The love here envisaged is not merely an emotion; it is not only a warm feeling. It is an action. Pop music artist John Mayer released a song a few years ago titled: “Love is a Verb.” Knowingly or unknowingly, Mayer makes a statement here that is consistent with biblical truth. “Little children, let us not love in word or talk but in deed and in truth,” as the Apostle John writes (1 John 3:18).


Love reaches out to the other. Love desires to relate to the other, to get to know the other, to spend time with the other, to experience what it is like to live the other’s life. Sympathy or compassion is an ingredient in Biblical love (Werner G. Jeanrond).


Love is a basic need. Every man, woman and child is motivated by the need for love, for relationship. Or as we so often hear it today: “we are wired for relationship.”


Networks of relationships make our own growth as persons possible. If we have experienced the love of parents, grandparents, siblings, friends, church communities, pastors, teachers and many others, we grow as persons able to give and receive love (Werner G. Jeanrond).


The love we give and receive is inspired and energized by God’s love. Evangelical author and speaker John Piper defines love in these terms: it is the “overflow of joy in God that gladly meets the needs of others.”


We know and experience this joy in God when we welcome the gospel of Jesus Christ, in whom God’s love is most fully and most definitively embodied and expressed.


In our Epistle lesson, the Apostle Paul is writing to the Thessalonians. In the first chapter, he noted that they welcomed this gospel, in spite of suffering, with the joy given by the Holy Spirit.


Paul’s aim in the verses we heard today is to confirm them in the truth of the gospel. They can rest assured in the authenticity of his message because Paul’s motives in bringing it to them are sincere.


We know whether or not someone believes something for himself when there is a personal cost in believing it.


Paul paid this cost. In spite of the mistreatment that he suffered, in spite of the great opposition that he endured, Paul courageously declared to them the gospel of God.


And they could see for themselves: he did not do so for the sake of dishonest gain, for the sake of gratifying his own ego. He did it because of his desire to please God. We may say that the love of God motivated him.


Transformed himself by God’s love, Paul modeled this love among them. “As a nurse tenderly caring for her own children….” Is that not an image of love?  


In fact, so deeply did Paul care for them, that he was determined not only to share the gospel of God, but also his very self with them. And why? Because they became very dear to him. That translation obscures the point we are trying to make, because it literally says that they became loved by him. 


Returning to our gospel lesson, we see that Jesus reaches out to the Pharisees with a question of his own. This is also a big question, perhaps the biggest question, because it concerns the identity of a figure in whom all the blessings of the covenant are contained, through whom all the blessings of the covenant flow.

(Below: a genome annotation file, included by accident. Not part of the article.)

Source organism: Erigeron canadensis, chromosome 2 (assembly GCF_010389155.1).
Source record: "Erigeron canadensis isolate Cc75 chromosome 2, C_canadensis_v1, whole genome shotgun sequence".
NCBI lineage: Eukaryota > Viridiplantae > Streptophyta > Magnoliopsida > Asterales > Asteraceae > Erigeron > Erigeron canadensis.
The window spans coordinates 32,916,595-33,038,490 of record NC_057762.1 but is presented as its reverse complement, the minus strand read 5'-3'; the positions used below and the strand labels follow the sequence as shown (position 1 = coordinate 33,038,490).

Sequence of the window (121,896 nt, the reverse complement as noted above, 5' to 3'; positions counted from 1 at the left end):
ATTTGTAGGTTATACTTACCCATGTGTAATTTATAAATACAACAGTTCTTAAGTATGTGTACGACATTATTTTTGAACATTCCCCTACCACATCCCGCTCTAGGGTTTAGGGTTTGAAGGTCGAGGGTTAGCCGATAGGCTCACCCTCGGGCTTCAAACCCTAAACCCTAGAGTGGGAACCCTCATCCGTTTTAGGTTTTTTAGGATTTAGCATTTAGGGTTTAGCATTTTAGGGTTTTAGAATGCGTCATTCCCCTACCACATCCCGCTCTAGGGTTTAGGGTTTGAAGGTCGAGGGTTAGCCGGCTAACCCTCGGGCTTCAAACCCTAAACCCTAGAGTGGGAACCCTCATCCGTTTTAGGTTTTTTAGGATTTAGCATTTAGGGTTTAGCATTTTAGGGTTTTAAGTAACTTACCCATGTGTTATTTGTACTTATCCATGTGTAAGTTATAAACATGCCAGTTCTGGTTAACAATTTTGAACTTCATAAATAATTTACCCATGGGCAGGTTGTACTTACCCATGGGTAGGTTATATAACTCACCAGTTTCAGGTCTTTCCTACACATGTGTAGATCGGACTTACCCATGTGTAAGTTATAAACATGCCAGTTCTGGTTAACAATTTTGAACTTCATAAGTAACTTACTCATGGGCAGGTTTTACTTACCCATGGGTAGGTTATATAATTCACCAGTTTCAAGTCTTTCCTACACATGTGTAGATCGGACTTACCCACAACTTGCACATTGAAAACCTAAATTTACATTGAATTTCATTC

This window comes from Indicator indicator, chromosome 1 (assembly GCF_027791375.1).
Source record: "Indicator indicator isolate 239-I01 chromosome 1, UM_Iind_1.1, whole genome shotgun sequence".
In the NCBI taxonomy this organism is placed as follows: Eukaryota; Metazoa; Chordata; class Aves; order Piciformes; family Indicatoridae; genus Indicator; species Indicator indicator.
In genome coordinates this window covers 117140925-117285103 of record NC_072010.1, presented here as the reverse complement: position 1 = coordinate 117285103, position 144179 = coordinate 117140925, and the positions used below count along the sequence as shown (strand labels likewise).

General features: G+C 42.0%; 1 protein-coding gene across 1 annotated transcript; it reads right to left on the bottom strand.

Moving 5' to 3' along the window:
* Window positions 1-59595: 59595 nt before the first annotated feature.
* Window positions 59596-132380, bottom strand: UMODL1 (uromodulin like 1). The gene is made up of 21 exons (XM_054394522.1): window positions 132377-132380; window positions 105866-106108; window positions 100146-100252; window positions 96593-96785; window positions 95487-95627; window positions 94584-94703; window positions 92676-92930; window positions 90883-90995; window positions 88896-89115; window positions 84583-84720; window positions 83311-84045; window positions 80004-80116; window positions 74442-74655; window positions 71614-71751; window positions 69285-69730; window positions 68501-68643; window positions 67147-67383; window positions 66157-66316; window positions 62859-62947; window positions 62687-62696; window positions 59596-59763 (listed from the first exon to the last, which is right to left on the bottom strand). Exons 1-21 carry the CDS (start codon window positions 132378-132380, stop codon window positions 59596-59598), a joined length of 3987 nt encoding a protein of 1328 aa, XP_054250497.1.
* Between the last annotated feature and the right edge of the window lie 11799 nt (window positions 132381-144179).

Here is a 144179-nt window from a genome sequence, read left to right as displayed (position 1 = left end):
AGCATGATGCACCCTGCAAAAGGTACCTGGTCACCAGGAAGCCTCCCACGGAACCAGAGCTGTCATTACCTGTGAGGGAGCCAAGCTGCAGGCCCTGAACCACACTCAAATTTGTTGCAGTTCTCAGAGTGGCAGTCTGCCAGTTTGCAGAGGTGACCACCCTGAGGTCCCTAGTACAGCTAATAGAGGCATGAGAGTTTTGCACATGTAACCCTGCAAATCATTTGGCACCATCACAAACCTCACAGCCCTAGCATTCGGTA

Parenthetically, we should not imagine that Jesus wishes to exclude them from the covenantal relationship with God; rather, he wishes them to be included in it, to share in its blessings.


That is why he asks them about the Messiah, the son of David, through whom God effectively perpetuates his covenant with his people forever. He wants them to come to their own conclusions, to discover the answer to the question of the identity of the Messiah for themselves.


“What do you think about the Christ? Whose son is he?”


This must have seemed like a simple question to the Pharisees, who answer with, “The son of David.”


But Jesus presses them further by quoting Psalm 110:1, which is the most quoted Old Testament passage in all the New Testament.


“The Lord said to my lord, “Sit at my right hand, until I put your enemies under your feet.”


The Pharisees would have recognized this psalm as a messianic prophecy penned by David under the inspiration of the Holy Spirit.


 In this passage David refers to the coming Messiah — his descendant, his “son” as “lord.” Familial respect would not have an older person, such as David, refer to his offspring as “lord”; rather, the offspring, “son,” should refer to David, his “father,” as “lord.”


But the Psalm tells about a greater son of David, about a descendant of David who will be king for all time. His place is at God’s right hand, the place of ultimate authority.


The Messiah is more than what the Pharisees have understood the “son of David” to be. He is more than a human descendant of David. To be sure, he is that. But he stands in a divine relationship to God. This was revealed to Peter, who confessed concerning Jesus: “You are the Messiah, the Son of the living God” (Matt. 16:16).


The Son of the living God stands before the Pharisees now. They can acknowledge his lordship and thereby know and experience for themselves the blessings of the covenant relationship with God. They can know and experience for themselves the covenantal love of God, mediated through the Messiah, Son of David and Son of God.


Sadly, this is not the option they choose. Note that they decide not to ask any more questions. This is not a good place for them to be. It is not a good place for anyone to be. 


For genuine faith begins with asking good questions, the right questions, the big questions, as we have already pointed out. No longer to dare ask them is to separate ourselves from the source of our meaning and fulfillment, as we also have already pointed out.


Let us therefore not cease from asking them. Let us always be open to them, so that we may receive from God all that he has to give to us through Jesus the Christ, the Son of God and the Son of David. Amen.